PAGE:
Techniques for writing academic proposals
One of the added pressures of your role in academia is writing successful grant applications, partly as they are very time consuming and partly because the writing style differs so much from scholarly writing style.
Andrew Derrington shares with you his ‘assert-justify’ style, in which the first sentence in each paragraph carries the message of the paragraph. The sentence makes an assertion or statement. The remainder of the paragraph justifies or explains the statement that was made in the first sentence.
Andrew Derrington has served on research grant committees for several UK research councils and the Wellcome Trust. With over 30 years of funding experience Andrew developed the ‘assert-justify’ style for grant writing based on his analysis of how grants committees make funding decisions.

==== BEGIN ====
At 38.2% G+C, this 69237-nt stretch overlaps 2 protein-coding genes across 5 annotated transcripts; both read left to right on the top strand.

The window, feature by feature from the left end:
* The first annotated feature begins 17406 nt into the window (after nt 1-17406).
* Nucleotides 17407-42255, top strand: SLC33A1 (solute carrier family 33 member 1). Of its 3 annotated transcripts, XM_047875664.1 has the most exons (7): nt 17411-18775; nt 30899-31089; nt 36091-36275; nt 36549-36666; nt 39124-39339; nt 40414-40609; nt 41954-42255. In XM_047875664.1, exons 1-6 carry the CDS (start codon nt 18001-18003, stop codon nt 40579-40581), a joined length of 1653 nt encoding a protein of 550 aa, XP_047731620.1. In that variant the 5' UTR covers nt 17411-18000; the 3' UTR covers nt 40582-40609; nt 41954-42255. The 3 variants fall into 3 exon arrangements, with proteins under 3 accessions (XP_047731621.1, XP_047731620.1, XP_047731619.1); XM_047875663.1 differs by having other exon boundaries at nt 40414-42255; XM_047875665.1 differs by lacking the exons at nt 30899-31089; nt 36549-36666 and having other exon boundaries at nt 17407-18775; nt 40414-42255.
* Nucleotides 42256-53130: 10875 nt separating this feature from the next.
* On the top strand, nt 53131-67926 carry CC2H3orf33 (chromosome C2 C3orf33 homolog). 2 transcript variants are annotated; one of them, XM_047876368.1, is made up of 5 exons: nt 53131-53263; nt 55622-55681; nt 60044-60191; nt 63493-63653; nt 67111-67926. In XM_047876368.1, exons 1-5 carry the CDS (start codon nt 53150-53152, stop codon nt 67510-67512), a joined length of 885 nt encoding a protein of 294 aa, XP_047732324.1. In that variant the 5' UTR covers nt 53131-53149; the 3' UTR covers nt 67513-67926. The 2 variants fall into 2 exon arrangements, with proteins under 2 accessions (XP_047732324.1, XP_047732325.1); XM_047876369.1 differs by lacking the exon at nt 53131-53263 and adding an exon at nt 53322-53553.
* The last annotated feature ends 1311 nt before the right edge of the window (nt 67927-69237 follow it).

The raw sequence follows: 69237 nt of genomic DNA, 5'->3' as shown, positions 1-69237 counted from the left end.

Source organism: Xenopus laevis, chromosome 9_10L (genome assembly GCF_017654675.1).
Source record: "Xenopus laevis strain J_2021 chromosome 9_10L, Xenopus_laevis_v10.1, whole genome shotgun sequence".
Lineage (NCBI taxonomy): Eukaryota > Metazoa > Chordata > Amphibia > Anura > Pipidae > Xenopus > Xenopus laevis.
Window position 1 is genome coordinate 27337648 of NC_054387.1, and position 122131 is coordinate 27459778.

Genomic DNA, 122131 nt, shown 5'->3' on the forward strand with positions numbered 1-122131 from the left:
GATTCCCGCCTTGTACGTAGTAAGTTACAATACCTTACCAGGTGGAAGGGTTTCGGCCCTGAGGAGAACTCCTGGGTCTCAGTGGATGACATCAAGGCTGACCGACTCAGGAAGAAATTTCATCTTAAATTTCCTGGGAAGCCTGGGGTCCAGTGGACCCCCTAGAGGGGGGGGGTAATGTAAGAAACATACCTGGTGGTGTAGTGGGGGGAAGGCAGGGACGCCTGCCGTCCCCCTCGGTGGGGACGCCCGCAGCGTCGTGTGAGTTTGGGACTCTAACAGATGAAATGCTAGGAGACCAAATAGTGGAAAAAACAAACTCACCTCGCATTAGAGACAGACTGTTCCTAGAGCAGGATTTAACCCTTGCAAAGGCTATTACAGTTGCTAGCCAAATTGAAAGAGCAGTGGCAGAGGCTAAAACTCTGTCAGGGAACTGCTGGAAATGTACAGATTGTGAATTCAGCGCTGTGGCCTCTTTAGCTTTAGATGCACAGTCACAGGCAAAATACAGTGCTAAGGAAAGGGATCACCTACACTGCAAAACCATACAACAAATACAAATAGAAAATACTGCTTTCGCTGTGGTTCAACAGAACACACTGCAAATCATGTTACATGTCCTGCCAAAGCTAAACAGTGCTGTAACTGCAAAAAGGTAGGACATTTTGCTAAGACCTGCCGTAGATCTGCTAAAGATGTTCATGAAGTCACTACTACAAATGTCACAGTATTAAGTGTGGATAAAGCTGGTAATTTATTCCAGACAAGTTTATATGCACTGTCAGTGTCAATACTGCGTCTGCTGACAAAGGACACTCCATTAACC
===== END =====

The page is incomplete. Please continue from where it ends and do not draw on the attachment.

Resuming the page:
The ‘assert-justify’ style sustains the interest of the reader because it tells them what is important immediately. Then, if they need to be convinced they can read what could be a relatively lengthy justification for the statement. The only difficulty with the ‘assert-justify’ style is that many writers, particularly academics, find it difficult to write a statement until they have written the justification. For this reason it is necessary to check what you have written and, if necessary, convert it into assert-justify style as follows:-
- read each paragraph carefully
- find the sentence that carries the message
- move the message sentence to the beginning of the paragraph
- edit the remaining sentences so that the paragraph still makes sense.
Click here to read his full post where he goes on to outline why this helps to enhance funding proposals.